The future of the Masters
BARRINGTON, R.I. - I am always fascinated by the sense of ownership that the public has with the ultra-private Augusta National. That feeling extends to professional golfers, who have become less reluctant to air grievances about The Masters. More and more players are calling for a return to the good old days of the tournament, when eagles and birdies ruled Sundays, instead of the 72-hole grind that the major has become. Who would have ever predicted a day when the U.S. Open would be more fun than the Masters?
"To be honest, I think [Augusta chairman] Billy Payne is going to take that course back a little bit and bring some more of the theater back," said Nick Price, who is competing at the CVS Caremark Charity Classic. "I think they overdid it with the severity. When I used to finish playing on Sunday, if I wasn't in the hunt, I'd run to the television. Now, it's not as exciting."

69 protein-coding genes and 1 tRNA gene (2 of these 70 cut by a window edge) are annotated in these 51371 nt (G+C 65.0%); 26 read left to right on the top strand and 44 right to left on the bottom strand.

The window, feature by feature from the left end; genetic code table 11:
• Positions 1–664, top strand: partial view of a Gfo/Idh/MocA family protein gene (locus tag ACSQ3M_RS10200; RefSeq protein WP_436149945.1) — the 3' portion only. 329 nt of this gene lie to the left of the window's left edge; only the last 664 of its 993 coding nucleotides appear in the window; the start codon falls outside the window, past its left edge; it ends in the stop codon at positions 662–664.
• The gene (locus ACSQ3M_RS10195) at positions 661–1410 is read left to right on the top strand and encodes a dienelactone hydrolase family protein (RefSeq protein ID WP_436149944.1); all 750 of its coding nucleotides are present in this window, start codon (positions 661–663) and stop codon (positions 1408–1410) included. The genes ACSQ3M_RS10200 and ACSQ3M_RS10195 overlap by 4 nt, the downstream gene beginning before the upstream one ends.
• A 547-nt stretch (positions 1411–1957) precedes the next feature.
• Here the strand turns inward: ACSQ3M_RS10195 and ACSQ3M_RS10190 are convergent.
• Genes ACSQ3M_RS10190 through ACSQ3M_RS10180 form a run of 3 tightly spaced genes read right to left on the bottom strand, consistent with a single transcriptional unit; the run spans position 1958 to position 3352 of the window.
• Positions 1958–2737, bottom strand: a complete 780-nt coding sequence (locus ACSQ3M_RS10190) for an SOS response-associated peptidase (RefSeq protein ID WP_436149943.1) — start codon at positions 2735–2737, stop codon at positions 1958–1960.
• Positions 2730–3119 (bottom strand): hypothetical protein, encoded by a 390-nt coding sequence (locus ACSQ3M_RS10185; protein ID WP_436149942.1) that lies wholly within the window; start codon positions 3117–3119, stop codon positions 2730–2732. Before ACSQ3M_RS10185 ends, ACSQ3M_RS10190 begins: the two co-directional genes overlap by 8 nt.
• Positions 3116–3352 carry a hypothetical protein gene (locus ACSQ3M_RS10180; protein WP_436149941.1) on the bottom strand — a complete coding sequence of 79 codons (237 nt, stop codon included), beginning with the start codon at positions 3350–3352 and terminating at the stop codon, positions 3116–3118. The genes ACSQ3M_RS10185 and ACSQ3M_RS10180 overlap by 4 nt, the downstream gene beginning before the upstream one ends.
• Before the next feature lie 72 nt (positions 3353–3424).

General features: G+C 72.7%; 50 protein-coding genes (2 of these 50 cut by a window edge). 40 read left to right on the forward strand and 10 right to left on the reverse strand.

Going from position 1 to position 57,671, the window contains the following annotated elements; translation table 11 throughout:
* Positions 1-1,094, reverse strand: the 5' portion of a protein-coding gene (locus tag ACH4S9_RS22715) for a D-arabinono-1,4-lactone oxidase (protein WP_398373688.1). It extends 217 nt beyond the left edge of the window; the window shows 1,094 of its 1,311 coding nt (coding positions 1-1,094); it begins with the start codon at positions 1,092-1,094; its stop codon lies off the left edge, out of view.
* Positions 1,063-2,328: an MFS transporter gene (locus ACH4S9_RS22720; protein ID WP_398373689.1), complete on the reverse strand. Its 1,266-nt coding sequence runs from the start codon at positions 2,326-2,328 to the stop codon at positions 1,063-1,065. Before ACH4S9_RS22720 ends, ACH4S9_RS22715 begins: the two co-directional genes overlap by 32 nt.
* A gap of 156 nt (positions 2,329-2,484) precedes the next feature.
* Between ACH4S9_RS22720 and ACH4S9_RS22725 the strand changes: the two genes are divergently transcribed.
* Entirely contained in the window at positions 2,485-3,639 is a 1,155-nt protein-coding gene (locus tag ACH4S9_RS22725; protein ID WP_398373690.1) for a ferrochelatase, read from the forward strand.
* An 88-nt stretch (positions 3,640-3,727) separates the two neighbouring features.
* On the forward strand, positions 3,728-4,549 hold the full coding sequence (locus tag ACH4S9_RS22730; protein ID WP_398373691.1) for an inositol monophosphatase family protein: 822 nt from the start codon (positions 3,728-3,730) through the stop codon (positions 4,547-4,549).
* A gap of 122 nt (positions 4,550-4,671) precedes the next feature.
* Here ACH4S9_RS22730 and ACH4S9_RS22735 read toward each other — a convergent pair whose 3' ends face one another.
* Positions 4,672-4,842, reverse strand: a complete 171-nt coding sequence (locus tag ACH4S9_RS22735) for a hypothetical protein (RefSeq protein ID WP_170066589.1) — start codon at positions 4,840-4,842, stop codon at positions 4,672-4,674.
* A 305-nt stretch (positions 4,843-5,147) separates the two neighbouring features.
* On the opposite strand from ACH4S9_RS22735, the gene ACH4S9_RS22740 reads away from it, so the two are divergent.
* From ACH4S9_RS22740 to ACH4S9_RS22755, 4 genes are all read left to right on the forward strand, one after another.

Said Brad Faxon: "It's not just the length. It's adding the rough and the trees."
Mark O'Meara, the 1998 champion, offered this prescription after this year's tournament."Speed the course up," he said. "You don't always have to lengthen it. Hopefully [the tournament officials] will take a look at that because people want to hear the roars. That's what I always thought was great about the Open championship. They don't play with the course that much. The weather and the conditions dictate the score. I think in time [the officials] are going to see it. I don't think they'll bring it back to where it was when I won in '98, but I do think they're going to start to make the players think a little bit more and move the tees around a little bit more."
We can only hope the green jackets are listening.